The main everyday mobility characteristics were mostly related to the directions and intensity of the flows. The latter has always been higher in closer proximity to Riga and tends to decrease the farther away one is from the capital city. The shape of the agglomeration has always been closely related to transport infrastructure and its development. Thus, the territory of the agglomeration in the early 2000s expanded due to suburban sprawl and subsequent development of the road infrastructure. Conversely, since the mid-1990s, the area of the agglomeration has increased by more than 1 500 km2 and makes up 11.5% of the total area of Latvia (Tab. 1.). Territorial expansion of the agglomeration (mostly in a northern and southern direction) over the past two decades is explained by the development of the transportation network (Rīgas aglomerācijas robežu precizēšana 2017. gadā).

Table 1

Development of the area and population of the Riga agglomeration

Source: authors’ own calculations based on CSB Database data

Total area (sq. km)Total population
19966 008.401 131 584
20046 983.801 148 003
20127 297.601 096 596
20177 596.601 070 201

Although, the area of the agglomeration has increased over time, the population has shown a slight decline since 1996. In 2017, the population of Riga agglomeration is slightly over one million, which is approximately 55.2% of the total population of Latvia. This population decline can be linked to the increase of international out-migration and the demographic consequences of ageing. Population change is strongly reflected in the urban spatial structure of the Riga agglomeration. The suburbs adjoining Riga city experience population growth due to residential suburbanisation. More distant territories are facing moderate growth or even population out-flows.

Data and methods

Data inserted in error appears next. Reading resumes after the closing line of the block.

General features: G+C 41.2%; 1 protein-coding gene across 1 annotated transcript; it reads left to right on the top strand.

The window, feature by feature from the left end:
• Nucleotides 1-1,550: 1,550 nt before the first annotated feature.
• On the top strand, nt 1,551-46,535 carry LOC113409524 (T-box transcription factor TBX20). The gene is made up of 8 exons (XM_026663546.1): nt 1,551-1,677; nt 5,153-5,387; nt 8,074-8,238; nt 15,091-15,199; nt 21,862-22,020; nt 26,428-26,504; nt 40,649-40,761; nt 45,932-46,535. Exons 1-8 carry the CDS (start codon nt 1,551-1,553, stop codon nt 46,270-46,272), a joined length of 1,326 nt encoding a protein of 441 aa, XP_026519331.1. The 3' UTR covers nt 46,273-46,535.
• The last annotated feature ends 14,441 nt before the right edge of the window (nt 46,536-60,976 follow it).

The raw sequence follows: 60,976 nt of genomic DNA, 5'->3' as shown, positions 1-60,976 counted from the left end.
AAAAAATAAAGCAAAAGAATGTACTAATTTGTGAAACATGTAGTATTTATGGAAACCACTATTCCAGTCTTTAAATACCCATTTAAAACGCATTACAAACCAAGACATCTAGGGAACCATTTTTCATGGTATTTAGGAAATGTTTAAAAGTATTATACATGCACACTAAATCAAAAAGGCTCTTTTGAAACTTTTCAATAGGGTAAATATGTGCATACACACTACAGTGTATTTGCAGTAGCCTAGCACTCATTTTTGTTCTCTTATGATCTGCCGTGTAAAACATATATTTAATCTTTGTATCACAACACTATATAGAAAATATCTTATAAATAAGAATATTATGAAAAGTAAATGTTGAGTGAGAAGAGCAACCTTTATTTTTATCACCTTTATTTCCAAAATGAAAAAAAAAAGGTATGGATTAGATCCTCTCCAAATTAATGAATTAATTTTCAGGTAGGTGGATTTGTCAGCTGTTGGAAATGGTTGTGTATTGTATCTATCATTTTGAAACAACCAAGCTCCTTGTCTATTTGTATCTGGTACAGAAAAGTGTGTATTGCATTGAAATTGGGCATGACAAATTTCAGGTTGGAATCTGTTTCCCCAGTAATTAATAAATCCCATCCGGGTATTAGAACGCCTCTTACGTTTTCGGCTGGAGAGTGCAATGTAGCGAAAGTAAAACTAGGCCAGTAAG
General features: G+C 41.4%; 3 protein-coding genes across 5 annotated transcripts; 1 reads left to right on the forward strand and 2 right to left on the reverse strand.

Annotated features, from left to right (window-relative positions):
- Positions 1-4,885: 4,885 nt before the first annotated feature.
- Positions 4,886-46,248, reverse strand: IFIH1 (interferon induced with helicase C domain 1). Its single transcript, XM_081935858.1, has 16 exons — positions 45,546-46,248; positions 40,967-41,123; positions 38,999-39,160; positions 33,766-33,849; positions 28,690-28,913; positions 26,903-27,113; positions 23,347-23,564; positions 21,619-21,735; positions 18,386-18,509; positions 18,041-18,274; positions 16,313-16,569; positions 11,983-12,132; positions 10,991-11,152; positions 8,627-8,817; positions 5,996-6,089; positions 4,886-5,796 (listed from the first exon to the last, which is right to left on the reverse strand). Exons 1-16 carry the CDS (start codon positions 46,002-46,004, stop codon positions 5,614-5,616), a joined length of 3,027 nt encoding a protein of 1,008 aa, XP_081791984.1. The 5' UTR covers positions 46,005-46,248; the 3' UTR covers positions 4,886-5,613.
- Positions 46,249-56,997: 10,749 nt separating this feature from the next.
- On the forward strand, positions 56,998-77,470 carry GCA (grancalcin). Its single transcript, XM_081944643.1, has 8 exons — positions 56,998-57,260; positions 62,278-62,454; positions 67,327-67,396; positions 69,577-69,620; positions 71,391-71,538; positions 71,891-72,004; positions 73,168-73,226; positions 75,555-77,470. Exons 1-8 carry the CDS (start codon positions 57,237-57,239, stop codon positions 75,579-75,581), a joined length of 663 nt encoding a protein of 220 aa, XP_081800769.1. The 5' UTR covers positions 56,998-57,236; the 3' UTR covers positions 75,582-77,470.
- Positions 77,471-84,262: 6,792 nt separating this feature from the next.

We have used data derived from the Central Statistical Bureau of Latvia and the State Revenue Service. The data set of commuters has the form of a flow matrix between Riga and the other 586 territorial units of Latvia. Commuters in the statistics are defined as employed persons whose usual place of residence is located in a different territorial unit than their workplace. A similar flow matrix containing information on payments of personal income tax was derived from the SRS. In Latvia, the total amount of personal income tax is divided between the municipalities where a person lives (declared place of residence) and where their workplace is registered. Although these data sources are commonly used in academic studies on commuting patterns in Latvia, both have some limitations. First of all, both registers contain information on ‘formal’ commuters as some people live at a different address than their declared place of residence or may have flexible working hours. Similarly, the registered workplace may differ from the actual address where the job is located. Thus, there is a chance that some commuting flows may be underestimated or overestimated. Secondly, some forms of employment may be excluded from the statistics (e.g. self-employed persons). Finally, the available data does not provide any information on the modal split of commuting, something that would be very useful.